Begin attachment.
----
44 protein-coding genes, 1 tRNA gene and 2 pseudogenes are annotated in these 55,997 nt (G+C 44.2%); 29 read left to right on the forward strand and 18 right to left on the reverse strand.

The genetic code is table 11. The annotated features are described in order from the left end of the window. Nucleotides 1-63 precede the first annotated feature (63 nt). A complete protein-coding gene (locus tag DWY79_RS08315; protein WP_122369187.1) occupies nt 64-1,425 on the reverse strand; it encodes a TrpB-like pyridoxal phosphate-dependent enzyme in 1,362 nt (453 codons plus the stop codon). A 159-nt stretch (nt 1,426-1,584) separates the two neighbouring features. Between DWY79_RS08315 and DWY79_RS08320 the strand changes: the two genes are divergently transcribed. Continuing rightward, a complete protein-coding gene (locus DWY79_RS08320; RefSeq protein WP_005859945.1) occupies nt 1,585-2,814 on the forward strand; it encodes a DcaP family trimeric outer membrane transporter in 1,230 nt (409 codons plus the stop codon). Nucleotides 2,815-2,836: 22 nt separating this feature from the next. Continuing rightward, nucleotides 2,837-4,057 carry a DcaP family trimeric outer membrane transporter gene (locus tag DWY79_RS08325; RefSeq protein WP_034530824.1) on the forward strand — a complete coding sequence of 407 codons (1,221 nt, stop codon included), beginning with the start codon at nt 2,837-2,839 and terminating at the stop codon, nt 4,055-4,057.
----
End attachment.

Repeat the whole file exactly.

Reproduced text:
44 protein-coding genes, 1 tRNA gene and 2 pseudogenes are annotated in these 55,997 nt (G+C 44.2%); 29 read left to right on the forward strand and 18 right to left on the reverse strand.

The genetic code is table 11. The annotated features are described in order from the left end of the window. Nucleotides 1-63 precede the first annotated feature (63 nt). A complete protein-coding gene (locus tag DWY79_RS08315; protein WP_122369187.1) occupies nt 64-1,425 on the reverse strand; it encodes a TrpB-like pyridoxal phosphate-dependent enzyme in 1,362 nt (453 codons plus the stop codon). A 159-nt stretch (nt 1,426-1,584) separates the two neighbouring features. Between DWY79_RS08315 and DWY79_RS08320 the strand changes: the two genes are divergently transcribed. Continuing rightward, a complete protein-coding gene (locus DWY79_RS08320; RefSeq protein WP_005859945.1) occupies nt 1,585-2,814 on the forward strand; it encodes a DcaP family trimeric outer membrane transporter in 1,230 nt (409 codons plus the stop codon). Nucleotides 2,815-2,836: 22 nt separating this feature from the next. Continuing rightward, nucleotides 2,837-4,057 carry a DcaP family trimeric outer membrane transporter gene (locus tag DWY79_RS08325; RefSeq protein WP_034530824.1) on the forward strand — a complete coding sequence of 407 codons (1,221 nt, stop codon included), beginning with the start codon at nt 2,837-2,839 and terminating at the stop codon, nt 4,055-4,057.